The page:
Axel
worldofport.com
o-port-unidade.com

tasimmo
Cruz Ruby
Posts: 5
Joined: 15:33 Thu 30 Apr 2009

Re: 1977 Graham Vintage Porto - Tasted December, 2008

Post by tasimmo » 14:11 Fri 01 May 2009

He Axel and ajfeather,

aj, glad to have helped on the '77 Graham. I have tasting notes going back to 1993 (although I started drinking ports about 5 years before that year); I'll post them over time in the tasting notes forum.

Axel - good advice on the '85 Graham, a vintage and maker of which I've yet to find a bottle that has really "come around" to my liking. It's a chunky, grapey drink in my opinion; not much nuance there. I'll try decanting it next time I try one of these btls (if i can locate my decanter, that is).

Not to defend too strongly my practice of using a large glass vice a decanter (to each his - or her - own, I suppose), but after pouring off a quaff or two into my large Bordeaux glass, what remains of the porto in the bottle aerates more quickly (because it then has more exposure to the air). Thus, it has an effect similar to decanting. To be fair regarding tasting notes, however, I should probably try taking a second set of notes after the porto has "breathed" for a couple of hours. Of course, by that time I usually find I simply want to sit back and savour the experience (rather than to take the trouble of writing anything down).

Tom S.

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DRT
Graham’s 1948
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Re: 1977 Graham Vintage Porto - Tasted December, 2008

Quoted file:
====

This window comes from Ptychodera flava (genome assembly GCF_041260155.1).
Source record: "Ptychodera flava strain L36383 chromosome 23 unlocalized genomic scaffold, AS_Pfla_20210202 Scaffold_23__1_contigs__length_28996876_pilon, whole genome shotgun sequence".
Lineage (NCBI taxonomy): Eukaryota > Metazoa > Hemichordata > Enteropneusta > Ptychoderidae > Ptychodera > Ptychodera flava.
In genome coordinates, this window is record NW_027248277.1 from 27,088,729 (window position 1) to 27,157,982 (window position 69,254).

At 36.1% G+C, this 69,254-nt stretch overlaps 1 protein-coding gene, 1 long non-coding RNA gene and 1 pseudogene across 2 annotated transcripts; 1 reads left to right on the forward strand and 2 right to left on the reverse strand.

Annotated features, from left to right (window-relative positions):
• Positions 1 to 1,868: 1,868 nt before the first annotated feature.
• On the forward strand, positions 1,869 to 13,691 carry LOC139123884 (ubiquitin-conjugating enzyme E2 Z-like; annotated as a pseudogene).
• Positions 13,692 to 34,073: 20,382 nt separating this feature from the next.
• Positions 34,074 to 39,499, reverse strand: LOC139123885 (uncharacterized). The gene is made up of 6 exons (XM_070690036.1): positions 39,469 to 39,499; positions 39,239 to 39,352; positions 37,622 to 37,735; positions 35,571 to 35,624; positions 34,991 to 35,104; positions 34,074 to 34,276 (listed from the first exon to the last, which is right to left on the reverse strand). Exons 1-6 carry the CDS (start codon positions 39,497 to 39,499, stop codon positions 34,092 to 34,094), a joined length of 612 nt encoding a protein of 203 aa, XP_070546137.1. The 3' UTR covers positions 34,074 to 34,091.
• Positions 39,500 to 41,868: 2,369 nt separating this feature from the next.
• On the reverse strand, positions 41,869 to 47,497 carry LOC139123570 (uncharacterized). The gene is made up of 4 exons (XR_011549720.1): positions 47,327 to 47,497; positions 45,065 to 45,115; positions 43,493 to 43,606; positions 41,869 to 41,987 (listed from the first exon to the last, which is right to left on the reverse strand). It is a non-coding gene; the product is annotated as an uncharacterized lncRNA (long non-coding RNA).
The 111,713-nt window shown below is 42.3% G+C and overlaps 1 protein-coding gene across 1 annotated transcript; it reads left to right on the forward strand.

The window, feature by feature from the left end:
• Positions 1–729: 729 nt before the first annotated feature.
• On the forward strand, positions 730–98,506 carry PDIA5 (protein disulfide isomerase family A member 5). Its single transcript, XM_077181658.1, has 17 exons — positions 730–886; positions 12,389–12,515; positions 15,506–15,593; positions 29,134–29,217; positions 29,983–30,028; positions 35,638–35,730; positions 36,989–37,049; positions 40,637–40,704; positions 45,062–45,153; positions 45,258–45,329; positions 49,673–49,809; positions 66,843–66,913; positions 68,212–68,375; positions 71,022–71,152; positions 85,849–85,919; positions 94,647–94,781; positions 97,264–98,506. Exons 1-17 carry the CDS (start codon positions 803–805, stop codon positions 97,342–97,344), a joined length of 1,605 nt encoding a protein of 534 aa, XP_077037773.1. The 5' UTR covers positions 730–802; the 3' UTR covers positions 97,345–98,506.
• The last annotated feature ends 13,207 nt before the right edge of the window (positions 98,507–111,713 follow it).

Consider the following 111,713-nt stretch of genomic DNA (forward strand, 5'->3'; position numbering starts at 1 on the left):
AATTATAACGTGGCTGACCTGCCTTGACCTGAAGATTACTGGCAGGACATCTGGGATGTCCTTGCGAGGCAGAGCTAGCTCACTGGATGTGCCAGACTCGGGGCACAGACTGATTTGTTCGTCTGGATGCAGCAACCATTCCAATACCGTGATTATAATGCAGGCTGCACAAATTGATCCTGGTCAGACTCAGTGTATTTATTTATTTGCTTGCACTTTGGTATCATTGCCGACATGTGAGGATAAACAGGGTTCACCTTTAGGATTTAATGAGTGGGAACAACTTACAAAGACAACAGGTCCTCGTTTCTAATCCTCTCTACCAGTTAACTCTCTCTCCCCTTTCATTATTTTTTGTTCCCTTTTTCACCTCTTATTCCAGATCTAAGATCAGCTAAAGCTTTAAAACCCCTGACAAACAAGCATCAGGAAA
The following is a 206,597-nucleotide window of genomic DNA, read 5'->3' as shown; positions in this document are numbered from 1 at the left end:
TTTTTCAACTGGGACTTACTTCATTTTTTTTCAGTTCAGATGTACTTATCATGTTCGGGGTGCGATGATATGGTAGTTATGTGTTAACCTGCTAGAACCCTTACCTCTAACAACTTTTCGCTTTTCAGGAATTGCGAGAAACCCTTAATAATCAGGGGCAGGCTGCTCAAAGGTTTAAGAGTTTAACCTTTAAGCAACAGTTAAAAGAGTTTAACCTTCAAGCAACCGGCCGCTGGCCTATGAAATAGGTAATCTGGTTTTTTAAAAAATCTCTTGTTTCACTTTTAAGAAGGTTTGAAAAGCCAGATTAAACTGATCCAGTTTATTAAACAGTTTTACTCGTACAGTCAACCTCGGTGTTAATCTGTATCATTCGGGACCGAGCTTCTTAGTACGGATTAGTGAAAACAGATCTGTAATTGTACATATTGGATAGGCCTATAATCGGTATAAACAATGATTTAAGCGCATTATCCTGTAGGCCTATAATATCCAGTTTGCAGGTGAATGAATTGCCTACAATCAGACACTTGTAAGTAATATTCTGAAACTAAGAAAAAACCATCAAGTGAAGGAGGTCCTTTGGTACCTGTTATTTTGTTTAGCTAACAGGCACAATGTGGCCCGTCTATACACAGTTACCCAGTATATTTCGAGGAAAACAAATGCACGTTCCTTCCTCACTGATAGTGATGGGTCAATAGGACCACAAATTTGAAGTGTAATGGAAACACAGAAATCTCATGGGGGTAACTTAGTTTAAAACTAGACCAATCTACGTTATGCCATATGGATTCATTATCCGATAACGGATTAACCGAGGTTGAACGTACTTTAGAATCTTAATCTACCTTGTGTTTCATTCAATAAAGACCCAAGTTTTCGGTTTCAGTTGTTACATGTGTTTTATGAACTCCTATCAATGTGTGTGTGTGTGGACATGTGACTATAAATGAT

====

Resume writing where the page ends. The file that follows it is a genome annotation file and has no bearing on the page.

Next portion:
Post by DRT » 21:56 Fri 01 May 2009

Hi Tom,

Welcome to :tpf: :D

I have always decanted my Vintage Ports but until I met the people here I stuck rigidly to the common advice to decant 2 hours before drinking and then consume the entire bottle within 24 hours. Since joining this group I have learned that extended decanting, sometimes over a period of days rather than hours, will show dramatic improvements in the flavours, texture and integration of the wine.

Take a browse through some of the tasting notes here that have been posted by AHB, Uncle Tom, JDAW, myself and others as we tend to record multiple notes over a period of hours and days to report back on how the wines develop in the decanter.

Give it a go. It is good fun and can often lead you to like a wine that you may once have dismissed simply because you tasted it at the wrong time :wink:

Derek
"The first duty of Port is to be red"

Ernest H. Cockburn